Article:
Display options Mobile website

Sports News of Sunday, 17 December 2000

Source: African Soccer Magazine

Teargas Flies As Hearts Win Their Pot Of Gold

Hearts of Oak won their return leg final in the CAF Champions' League 3-1 in Accra against Esp?rance of Tunisia on Sunday, to lift Africa's most prestigious club trophy. With it, they clinched their ticket to the $8m FIFA Club World Championship in Spain next June. But once again an African flagship final was tainted by the whiff of teargas.
There was always a danger that politics would intervene, given that Ghana is between the first and second rounds of a closely-fought presidential election. Vice-President John Atta-Mills competes in a run-off against veteran opposition leader John Kufuor, in a week's time.

Mr Kufuor was not invited to the stadium, and despite threats to appear with the supporters in the stands seems not to have turned up. But sections of the crowd did not appreciate it when the Vice-President - until recently a director of Hearts of Oak - entered the stadium wearing Hearts' rainbow colours.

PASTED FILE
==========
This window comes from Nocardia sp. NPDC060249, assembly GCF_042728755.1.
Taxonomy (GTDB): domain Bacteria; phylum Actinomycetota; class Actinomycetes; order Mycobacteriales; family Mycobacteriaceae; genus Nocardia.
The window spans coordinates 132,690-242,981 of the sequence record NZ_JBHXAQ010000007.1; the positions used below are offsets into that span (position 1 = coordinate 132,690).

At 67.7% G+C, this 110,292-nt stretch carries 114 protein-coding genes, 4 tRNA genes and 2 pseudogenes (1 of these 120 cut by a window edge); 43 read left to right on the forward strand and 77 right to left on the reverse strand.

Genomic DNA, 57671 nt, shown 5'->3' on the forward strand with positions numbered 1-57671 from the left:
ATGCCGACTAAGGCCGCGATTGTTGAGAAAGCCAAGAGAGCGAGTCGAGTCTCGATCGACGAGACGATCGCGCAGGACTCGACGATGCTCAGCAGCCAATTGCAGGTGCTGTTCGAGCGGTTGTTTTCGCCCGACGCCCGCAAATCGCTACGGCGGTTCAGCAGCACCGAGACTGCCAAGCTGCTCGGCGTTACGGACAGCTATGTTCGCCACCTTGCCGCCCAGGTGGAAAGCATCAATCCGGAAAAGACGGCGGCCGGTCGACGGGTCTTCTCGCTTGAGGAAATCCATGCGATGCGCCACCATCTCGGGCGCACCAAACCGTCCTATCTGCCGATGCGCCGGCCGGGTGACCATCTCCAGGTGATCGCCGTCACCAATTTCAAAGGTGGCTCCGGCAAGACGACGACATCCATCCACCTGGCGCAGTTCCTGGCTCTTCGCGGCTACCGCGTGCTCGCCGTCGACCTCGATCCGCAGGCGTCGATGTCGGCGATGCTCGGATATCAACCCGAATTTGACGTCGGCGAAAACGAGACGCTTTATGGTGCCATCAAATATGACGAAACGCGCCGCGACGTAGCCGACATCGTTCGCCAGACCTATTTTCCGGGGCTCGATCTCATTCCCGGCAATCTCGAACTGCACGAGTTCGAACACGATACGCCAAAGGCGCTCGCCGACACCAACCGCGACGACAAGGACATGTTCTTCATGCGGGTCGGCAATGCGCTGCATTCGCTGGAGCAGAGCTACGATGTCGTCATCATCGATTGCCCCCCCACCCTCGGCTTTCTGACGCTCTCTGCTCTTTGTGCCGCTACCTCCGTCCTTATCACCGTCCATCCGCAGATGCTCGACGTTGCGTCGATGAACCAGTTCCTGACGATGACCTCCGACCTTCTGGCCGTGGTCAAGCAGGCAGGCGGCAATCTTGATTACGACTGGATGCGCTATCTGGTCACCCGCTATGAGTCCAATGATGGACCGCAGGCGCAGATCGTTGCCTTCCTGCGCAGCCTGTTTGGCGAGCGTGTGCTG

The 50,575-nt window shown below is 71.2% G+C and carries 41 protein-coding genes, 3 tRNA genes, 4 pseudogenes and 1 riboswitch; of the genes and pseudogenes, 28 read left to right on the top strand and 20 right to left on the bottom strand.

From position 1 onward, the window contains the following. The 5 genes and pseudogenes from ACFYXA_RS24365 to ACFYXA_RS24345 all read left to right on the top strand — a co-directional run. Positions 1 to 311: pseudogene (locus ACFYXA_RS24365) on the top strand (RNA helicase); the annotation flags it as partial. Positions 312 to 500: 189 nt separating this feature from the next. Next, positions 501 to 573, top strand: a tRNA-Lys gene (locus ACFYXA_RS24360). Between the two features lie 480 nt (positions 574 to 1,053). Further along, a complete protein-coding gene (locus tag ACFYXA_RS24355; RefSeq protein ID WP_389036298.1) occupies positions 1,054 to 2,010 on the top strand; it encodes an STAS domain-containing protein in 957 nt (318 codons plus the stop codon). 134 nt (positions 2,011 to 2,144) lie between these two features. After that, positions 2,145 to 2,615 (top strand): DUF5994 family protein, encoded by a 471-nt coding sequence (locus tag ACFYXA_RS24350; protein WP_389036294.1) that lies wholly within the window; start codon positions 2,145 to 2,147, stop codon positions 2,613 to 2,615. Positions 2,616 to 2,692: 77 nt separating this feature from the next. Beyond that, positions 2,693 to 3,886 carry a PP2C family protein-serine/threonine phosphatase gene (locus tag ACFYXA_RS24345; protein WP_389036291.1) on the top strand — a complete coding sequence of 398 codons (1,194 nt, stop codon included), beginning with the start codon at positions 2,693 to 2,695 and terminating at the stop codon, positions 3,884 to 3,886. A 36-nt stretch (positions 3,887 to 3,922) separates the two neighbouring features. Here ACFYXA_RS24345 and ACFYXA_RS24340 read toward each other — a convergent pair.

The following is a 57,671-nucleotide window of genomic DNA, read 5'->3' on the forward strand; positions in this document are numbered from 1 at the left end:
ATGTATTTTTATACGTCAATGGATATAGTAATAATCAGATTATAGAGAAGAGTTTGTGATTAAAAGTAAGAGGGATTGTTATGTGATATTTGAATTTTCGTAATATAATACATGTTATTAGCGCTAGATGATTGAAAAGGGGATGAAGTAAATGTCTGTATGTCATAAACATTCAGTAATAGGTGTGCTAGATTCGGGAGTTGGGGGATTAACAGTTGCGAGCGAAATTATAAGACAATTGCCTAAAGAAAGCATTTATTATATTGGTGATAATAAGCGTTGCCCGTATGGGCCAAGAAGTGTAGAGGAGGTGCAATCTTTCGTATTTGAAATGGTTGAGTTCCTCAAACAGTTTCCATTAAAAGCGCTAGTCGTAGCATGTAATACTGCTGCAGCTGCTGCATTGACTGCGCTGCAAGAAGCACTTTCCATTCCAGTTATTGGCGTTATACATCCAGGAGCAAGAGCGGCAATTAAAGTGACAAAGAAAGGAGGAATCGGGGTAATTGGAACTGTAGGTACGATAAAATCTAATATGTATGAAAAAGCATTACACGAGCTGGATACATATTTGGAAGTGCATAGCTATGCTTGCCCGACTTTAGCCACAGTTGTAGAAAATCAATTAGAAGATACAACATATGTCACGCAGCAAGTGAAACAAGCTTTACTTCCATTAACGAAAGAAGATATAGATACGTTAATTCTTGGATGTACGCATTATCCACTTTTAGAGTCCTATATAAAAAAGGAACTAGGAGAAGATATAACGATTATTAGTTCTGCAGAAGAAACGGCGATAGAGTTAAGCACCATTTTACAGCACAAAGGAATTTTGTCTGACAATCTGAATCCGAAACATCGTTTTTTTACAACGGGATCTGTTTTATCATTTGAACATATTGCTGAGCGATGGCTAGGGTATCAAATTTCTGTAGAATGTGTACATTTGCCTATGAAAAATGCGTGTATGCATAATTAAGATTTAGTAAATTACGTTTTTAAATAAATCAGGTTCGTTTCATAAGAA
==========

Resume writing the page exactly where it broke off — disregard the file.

It was 20 minutes into the second half when a movement of supporters was suddenly noticed in a section of the stadium above the VIP stand. Teargas appears to have been fired into that section of the crowd, and almost immediately more canisters were fired directly into the official stand.
It was a matter of pure good fortune that nobody was killed or badly hurt, as officials and journalists were trampled underfoot in the rush to get away from the gas, and into the hospitality lounge.
It remains unclear exactly what had happened. Some talked of trigger-happy police, others of sabotage.
Eventually, order was restored and the match finished 3-1, giving Hearts an easy 5-2 victory on aggregate. But with the whiff of teargas still hanging over the stadium, and Tunisian goalkeeper Chokri el Ouaer injured and out of the game for most of the second half, it was a troubling victory.
A month ago, the final of the African women's championship finished in chaos after fans went on the rampage. In July, a dozen fans died in the crush after trigger-happy Zimbabwean police fired teargas into the crowd during a World Cup qualifier against South Africa. Now violence has disrupted what should have been the joyful culmination of Africa's football year.
Hearts have their pot of gold, but it is stained with tears.



Comments:
This article has no comments yet, be the first to comment